The Ford Government’s Greenbelt Council saw a total of seven resignations over the weekend in response to controversial changes set to be made to the Conservative Authorities Act.
The amendments described in Bill 229: An Act to implement Budget measures and to enact, amend and repeal various statutes constrict the role Ontario’s conservation authorities have in development approval processes, which are in place to ensure natural habitats, land, and water are managed responsibly.
On December 5, now-former council chair David Crombie resigned from his position.
What followed was a stream of support from six other council members, as biologist Deborah Martin-Downs, planners Kevin Eby, Lynn Morrow, and Dr. Wayne Caldwell, developer Leith Moore, and city planner Dr. Pamela Blais all resigned from their roles as well.
Many of the past members shared their parting sentiments on social media.
“The government’s proposals included in Schedule 6 of Bill 229 to curtail the powers and scope of Conservation Authorities activities are concerning. They would jeopardize the essential work CAs have done since the 1940s to protect our natural environment and water sources, and Ontarians from floods — all of which is only more important in an era of climate change,” Blais said in a letter posted to Twitter on Sunday.
“The proposals in Bill 229 and intemperate use of [Ministerial Zoning Orders] do not constitute solutions to underlying issues, but rather only aim to weaken or circumvent existing policies and processes.”
Martin-Downs, Chief Administrative Officer of the Credit Valley Conservation Authority, said of the council’s attempts to highlight the value of conservation authorities (and how they relate to the Greenbelt’s well-being): “no one was listening.”
Today I joined David Crombie & other members of the Greenbelt Council resigning my appointment. We did our best to shine a light on the value of conservation authorities and their relationship with the Greenbelt. No one was listening.#RemoveSchedule6
— Deborah Martin-Downs (@CVC_CAO) December 6, 2020
Steve Clark, Minister of Municipal Affairs and Housing maintains the changes presented for conservation authorities present an opportunity for the province to lead Canada’s economic recovery while simultaneously protecting the environment.
“I have been steadfast in my commitment to protect the Greenbelt for future generations,” he said. “That’s why the amendments to Bill 229 state very clearly that they do not apply to lands within the Greenbelt.”
I want to thank David Crombie for his service as Chair of the Greenbelt Council.
See my full statement below: pic.twitter.com/6kLwjrjX8R
— Steve Clark (@SteveClarkPC) December 5, 2020
“Our government committed to expanding the quality of and quantity of the Greenbelt in our 2020 Budget. That’s why, the Minister committed to working collaboratively with the Council and asked for an action plan that would help to achieve that goal. Unfortunately, time and time again, the council failed to propose a strategy to help us achieve this,” a spokesperson for the Minister of Municipal Affairs and Housing told Toronto Storeys.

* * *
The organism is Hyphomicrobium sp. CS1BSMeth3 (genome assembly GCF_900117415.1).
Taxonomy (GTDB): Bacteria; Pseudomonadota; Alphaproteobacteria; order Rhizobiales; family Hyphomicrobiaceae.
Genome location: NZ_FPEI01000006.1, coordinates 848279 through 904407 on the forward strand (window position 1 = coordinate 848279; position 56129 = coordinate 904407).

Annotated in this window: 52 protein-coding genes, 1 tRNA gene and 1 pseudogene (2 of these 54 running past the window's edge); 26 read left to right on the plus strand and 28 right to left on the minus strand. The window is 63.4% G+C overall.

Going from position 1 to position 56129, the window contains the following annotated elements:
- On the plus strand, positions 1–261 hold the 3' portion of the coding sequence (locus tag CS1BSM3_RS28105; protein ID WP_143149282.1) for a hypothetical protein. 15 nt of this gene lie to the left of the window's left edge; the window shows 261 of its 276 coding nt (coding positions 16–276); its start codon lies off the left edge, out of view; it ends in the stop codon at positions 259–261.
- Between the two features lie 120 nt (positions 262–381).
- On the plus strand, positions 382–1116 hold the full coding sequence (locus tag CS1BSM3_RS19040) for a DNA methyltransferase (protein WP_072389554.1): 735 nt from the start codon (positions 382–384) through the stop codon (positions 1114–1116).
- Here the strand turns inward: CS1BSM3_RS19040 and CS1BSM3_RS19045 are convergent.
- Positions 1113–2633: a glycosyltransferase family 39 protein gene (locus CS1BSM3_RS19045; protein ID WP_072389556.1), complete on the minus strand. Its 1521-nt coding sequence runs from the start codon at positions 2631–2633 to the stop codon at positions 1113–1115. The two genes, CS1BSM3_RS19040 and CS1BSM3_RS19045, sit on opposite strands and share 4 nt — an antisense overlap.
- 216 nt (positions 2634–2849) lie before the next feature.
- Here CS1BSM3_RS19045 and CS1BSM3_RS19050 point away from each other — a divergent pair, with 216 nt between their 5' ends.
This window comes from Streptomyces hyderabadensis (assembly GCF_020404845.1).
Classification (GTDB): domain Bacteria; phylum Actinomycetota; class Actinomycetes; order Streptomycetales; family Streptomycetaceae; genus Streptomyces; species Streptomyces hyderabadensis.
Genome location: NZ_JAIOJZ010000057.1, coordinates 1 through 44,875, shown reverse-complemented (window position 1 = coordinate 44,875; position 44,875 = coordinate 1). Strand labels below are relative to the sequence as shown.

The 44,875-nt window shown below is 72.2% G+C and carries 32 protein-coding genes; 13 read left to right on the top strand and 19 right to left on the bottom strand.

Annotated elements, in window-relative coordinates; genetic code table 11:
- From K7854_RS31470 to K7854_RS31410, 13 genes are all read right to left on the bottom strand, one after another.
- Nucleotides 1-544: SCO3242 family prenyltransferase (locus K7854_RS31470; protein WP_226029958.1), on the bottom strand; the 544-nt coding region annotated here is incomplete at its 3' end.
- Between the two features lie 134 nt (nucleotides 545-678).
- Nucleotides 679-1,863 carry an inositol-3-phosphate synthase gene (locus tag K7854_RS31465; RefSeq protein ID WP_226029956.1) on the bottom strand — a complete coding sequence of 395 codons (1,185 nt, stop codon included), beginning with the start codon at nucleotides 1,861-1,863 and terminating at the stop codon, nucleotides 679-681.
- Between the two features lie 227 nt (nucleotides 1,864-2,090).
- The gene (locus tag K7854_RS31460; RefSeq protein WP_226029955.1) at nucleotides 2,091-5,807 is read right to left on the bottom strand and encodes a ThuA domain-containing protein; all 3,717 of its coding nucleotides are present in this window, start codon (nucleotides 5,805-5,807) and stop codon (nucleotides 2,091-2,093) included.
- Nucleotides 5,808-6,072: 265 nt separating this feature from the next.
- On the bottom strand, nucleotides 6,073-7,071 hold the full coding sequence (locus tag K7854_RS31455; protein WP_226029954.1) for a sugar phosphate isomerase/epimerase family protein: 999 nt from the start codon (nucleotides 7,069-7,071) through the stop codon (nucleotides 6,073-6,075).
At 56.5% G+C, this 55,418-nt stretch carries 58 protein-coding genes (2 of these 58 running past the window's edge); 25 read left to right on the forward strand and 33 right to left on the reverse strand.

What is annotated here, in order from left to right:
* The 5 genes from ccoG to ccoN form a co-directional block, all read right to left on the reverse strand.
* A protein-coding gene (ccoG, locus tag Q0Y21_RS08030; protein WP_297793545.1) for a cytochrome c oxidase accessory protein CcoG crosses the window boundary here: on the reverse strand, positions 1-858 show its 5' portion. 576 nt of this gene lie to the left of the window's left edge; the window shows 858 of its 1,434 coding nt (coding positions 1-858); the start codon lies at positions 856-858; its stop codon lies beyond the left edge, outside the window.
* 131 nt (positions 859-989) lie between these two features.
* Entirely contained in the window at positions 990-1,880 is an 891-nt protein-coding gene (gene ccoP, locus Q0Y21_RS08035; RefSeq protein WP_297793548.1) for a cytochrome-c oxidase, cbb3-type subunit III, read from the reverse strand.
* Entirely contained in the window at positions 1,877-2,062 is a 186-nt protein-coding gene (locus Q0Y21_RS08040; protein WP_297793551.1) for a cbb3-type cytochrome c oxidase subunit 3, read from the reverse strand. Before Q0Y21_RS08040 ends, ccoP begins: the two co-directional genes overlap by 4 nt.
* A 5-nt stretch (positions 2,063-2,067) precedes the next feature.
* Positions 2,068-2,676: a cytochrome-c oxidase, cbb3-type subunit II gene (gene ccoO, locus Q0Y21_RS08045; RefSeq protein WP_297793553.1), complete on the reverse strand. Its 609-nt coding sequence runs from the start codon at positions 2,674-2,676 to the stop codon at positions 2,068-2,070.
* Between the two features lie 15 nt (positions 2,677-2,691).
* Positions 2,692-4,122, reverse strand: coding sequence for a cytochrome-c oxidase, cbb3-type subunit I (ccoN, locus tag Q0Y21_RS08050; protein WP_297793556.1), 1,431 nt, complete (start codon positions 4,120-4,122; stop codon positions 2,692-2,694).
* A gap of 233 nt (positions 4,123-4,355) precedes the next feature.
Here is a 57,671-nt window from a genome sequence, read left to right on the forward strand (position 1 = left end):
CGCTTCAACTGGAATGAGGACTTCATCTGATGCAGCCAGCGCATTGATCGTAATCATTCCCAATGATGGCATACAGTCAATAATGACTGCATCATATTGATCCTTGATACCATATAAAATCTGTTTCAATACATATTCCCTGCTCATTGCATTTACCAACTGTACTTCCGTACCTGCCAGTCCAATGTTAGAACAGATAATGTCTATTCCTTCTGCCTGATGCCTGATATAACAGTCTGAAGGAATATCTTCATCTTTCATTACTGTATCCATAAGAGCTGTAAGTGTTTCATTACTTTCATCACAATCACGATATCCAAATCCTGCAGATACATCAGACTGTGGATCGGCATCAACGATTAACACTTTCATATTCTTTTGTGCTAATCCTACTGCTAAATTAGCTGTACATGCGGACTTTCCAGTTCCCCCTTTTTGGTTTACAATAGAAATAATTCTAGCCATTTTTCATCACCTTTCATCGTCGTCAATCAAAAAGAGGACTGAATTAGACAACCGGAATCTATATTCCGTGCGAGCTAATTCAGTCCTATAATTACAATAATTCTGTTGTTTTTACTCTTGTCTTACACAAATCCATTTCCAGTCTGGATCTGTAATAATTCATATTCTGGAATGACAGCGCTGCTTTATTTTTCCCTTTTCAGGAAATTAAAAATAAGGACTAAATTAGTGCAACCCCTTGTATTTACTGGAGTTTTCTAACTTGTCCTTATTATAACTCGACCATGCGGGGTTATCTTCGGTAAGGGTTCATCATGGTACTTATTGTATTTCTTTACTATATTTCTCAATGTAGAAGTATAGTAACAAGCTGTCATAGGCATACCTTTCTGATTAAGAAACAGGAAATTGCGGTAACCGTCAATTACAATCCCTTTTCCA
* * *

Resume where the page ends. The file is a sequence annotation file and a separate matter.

“We look forward to new perspectives on the council so that we can work together to meet this important commitment. Our government believes that Ontario can lead Canada’s economic recovery while continuing to protect our environment, public health and safety.”
But a letter, written by the Conservative Chair of the Toronto and Region Conservation Authority’s (TRCA) Board of Directors Jennifer Innis — and shared online via Ajax mayor Shawn Collier — counters that the impacts of Schedule 6 will be vast, regardless of whether or not they directly impact Greenbelt land.
“As a long-time supporter of the Conservative party, I am here to tell you the Province is trying to pass legislation which has the potential to endanger you, your property, and supporting infrastructure, through an unrelated budget bill. This is no time to sit on the sidelines,” Innis wrote.
“The protection of the environment is a non-partisan issue as watershed, precipitation, and gravity do not recognize geographical boundaries or political parties. We should all be able to agree that making changes to environmental legislation through an unrelated budget bill, for the sole purpose of taking advantage of a loophole that allows the province to avoid appropriate consultation, understanding that this legislation will have irreversible impacts for future generations, is unacceptable political decorum.”
To conclude, the letter implores “everyone reading” to contact Premier Ford and their local MPP “immediately” to request Schedule 6 is removed from Bill 229 in advance of the document’s final vote this week.
“The messaging is clear,” Innis wrote. “Ontario is open for business, no matter the cost.”
Toronto Storeys reached out to Clark for comment but had not heard back by the time of publication.